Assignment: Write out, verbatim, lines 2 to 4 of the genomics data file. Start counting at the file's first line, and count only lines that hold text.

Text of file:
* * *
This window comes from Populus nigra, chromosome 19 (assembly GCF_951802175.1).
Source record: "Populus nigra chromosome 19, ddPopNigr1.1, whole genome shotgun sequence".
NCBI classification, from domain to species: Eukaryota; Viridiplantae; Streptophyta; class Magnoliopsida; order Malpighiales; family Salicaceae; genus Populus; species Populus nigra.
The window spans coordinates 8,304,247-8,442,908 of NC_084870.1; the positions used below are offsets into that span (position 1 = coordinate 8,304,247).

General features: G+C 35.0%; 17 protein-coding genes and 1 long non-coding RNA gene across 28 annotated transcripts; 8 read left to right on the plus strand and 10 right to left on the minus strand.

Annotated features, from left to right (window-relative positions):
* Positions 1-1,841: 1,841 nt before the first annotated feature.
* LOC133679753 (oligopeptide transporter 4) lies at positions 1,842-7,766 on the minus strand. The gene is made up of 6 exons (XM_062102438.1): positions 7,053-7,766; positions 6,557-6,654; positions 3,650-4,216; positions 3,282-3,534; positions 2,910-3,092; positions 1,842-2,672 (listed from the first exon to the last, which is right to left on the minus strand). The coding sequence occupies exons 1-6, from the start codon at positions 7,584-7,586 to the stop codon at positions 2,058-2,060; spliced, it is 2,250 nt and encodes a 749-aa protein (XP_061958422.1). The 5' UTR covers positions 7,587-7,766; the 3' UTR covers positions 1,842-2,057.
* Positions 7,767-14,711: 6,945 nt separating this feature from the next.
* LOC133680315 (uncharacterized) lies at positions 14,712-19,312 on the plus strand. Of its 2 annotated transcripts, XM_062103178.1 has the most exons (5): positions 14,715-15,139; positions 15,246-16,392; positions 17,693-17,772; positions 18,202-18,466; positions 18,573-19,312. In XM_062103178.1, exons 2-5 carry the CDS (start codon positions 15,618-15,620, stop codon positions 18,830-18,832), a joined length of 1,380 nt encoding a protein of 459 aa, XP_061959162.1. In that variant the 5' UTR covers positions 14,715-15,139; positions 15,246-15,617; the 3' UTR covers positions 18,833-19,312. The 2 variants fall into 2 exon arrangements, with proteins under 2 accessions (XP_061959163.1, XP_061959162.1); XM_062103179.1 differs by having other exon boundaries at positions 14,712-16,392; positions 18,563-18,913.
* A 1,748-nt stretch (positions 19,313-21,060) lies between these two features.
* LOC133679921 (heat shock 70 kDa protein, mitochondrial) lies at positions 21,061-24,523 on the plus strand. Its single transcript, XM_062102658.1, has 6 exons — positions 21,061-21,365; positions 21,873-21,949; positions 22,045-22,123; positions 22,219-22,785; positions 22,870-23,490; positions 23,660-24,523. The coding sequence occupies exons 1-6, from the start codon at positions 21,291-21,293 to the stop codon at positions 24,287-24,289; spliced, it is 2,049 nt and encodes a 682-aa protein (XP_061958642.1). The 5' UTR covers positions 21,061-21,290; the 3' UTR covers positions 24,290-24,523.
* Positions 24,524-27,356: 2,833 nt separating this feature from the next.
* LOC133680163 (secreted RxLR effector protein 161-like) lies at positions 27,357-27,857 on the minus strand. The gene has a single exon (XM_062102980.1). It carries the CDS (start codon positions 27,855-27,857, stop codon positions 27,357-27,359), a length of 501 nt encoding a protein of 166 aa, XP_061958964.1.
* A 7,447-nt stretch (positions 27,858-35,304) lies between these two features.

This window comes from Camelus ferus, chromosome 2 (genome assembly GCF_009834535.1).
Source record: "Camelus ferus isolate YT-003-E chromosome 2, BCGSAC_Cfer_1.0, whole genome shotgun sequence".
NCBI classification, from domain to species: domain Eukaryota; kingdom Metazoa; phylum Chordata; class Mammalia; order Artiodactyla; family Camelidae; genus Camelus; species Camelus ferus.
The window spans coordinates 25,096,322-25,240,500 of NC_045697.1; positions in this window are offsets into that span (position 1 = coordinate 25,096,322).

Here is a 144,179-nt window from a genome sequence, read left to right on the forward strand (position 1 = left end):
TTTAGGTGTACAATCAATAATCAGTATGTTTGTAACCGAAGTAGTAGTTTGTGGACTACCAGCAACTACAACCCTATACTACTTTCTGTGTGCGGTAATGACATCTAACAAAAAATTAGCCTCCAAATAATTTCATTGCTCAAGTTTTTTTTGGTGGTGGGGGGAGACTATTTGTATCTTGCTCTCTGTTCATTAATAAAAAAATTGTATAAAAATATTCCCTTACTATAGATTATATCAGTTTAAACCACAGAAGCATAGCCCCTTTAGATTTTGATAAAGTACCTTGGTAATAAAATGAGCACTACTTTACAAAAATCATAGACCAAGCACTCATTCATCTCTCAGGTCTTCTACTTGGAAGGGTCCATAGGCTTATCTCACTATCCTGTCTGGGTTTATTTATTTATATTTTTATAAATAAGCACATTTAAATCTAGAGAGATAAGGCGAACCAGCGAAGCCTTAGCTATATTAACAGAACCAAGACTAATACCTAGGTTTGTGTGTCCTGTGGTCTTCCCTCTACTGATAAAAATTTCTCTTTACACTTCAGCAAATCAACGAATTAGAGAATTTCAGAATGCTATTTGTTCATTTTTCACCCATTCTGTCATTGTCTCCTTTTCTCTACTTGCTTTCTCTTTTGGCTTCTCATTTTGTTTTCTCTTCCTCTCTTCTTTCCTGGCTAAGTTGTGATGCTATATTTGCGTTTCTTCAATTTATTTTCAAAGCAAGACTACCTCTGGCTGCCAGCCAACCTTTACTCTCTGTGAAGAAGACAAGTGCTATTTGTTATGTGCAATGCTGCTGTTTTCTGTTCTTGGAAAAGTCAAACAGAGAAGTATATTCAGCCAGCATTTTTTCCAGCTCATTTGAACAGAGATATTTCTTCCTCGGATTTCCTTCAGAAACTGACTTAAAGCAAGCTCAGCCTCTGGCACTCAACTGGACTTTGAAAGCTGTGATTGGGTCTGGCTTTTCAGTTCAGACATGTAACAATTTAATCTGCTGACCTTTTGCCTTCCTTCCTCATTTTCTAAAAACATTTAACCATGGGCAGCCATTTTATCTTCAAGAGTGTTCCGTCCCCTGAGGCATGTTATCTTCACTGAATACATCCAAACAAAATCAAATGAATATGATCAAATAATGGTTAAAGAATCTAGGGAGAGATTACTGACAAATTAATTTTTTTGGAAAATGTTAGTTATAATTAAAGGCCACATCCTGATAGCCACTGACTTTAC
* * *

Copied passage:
Source record: "Populus nigra chromosome 19, ddPopNigr1.1, whole genome shotgun sequence".
NCBI classification, from domain to species: Eukaryota; Viridiplantae; Streptophyta; class Magnoliopsida; order Malpighiales; family Salicaceae; genus Populus; species Populus nigra.
The window spans coordinates 8,304,247-8,442,908 of NC_084870.1; the positions used below are offsets into that span (position 1 = coordinate 8,304,247).